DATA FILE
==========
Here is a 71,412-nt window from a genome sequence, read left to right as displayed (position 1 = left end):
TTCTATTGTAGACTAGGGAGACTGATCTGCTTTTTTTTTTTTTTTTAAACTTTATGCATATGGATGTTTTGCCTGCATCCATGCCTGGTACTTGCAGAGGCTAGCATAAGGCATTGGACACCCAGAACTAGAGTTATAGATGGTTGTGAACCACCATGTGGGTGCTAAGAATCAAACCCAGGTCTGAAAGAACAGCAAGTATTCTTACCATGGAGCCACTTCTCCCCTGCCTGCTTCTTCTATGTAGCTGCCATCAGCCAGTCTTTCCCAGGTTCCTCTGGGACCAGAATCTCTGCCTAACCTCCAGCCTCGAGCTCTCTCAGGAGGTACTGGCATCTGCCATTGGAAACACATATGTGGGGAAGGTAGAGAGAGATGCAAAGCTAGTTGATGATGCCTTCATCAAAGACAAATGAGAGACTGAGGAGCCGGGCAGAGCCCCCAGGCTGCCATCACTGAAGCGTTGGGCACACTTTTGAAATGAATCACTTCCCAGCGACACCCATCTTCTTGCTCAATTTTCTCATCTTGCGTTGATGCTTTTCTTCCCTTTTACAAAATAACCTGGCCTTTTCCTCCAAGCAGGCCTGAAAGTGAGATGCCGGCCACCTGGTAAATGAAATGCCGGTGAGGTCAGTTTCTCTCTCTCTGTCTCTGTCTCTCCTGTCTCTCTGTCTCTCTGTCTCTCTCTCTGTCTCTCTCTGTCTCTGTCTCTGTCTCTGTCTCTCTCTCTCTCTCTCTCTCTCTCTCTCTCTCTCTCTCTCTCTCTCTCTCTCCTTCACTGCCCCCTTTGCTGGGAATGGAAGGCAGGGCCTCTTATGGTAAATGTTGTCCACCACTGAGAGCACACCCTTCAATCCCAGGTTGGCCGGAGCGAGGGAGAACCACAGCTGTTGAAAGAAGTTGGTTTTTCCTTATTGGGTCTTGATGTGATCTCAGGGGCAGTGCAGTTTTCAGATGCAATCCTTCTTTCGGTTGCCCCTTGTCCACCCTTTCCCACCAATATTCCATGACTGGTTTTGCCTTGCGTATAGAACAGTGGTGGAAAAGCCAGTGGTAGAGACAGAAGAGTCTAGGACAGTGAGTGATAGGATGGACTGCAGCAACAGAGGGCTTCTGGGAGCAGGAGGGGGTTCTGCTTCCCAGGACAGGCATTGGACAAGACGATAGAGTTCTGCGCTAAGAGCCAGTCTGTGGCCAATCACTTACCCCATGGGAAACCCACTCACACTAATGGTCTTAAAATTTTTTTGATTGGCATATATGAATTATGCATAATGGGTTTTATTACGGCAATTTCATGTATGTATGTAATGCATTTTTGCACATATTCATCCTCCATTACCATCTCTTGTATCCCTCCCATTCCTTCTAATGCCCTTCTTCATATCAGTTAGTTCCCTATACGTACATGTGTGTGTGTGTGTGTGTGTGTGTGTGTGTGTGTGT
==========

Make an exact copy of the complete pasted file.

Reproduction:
Here is a 71,412-nt window from a genome sequence, read left to right as displayed (position 1 = left end):
TTCTATTGTAGACTAGGGAGACTGATCTGCTTTTTTTTTTTTTTTTAAACTTTATGCATATGGATGTTTTGCCTGCATCCATGCCTGGTACTTGCAGAGGCTAGCATAAGGCATTGGACACCCAGAACTAGAGTTATAGATGGTTGTGAACCACCATGTGGGTGCTAAGAATCAAACCCAGGTCTGAAAGAACAGCAAGTATTCTTACCATGGAGCCACTTCTCCCCTGCCTGCTTCTTCTATGTAGCTGCCATCAGCCAGTCTTTCCCAGGTTCCTCTGGGACCAGAATCTCTGCCTAACCTCCAGCCTCGAGCTCTCTCAGGAGGTACTGGCATCTGCCATTGGAAACACATATGTGGGGAAGGTAGAGAGAGATGCAAAGCTAGTTGATGATGCCTTCATCAAAGACAAATGAGAGACTGAGGAGCCGGGCAGAGCCCCCAGGCTGCCATCACTGAAGCGTTGGGCACACTTTTGAAATGAATCACTTCCCAGCGACACCCATCTTCTTGCTCAATTTTCTCATCTTGCGTTGATGCTTTTCTTCCCTTTTACAAAATAACCTGGCCTTTTCCTCCAAGCAGGCCTGAAAGTGAGATGCCGGCCACCTGGTAAATGAAATGCCGGTGAGGTCAGTTTCTCTCTCTCTGTCTCTGTCTCTCCTGTCTCTCTGTCTCTCTGTCTCTCTCTCTGTCTCTCTCTGTCTCTGTCTCTGTCTCTGTCTCTCTCTCTCTCTCTCTCTCTCTCTCTCTCTCTCTCTCTCTCTCTCTCTCTCCTTCACTGCCCCCTTTGCTGGGAATGGAAGGCAGGGCCTCTTATGGTAAATGTTGTCCACCACTGAGAGCACACCCTTCAATCCCAGGTTGGCCGGAGCGAGGGAGAACCACAGCTGTTGAAAGAAGTTGGTTTTTCCTTATTGGGTCTTGATGTGATCTCAGGGGCAGTGCAGTTTTCAGATGCAATCCTTCTTTCGGTTGCCCCTTGTCCACCCTTTCCCACCAATATTCCATGACTGGTTTTGCCTTGCGTATAGAACAGTGGTGGAAAAGCCAGTGGTAGAGACAGAAGAGTCTAGGACAGTGAGTGATAGGATGGACTGCAGCAACAGAGGGCTTCTGGGAGCAGGAGGGGGTTCTGCTTCCCAGGACAGGCATTGGACAAGACGATAGAGTTCTGCGCTAAGAGCCAGTCTGTGGCCAATCACTTACCCCATGGGAAACCCACTCACACTAATGGTCTTAAAATTTTTTTGATTGGCATATATGAATTATGCATAATGGGTTTTATTACGGCAATTTCATGTATGTATGTAATGCATTTTTGCACATATTCATCCTCCATTACCATCTCTTGTATCCCTCCCATTCCTTCTAATGCCCTTCTTCATATCAGTTAGTTCCCTATACGTACATGTGTGTGTGTGTGTGTGTGTGTGTGTGTGTGTGTGT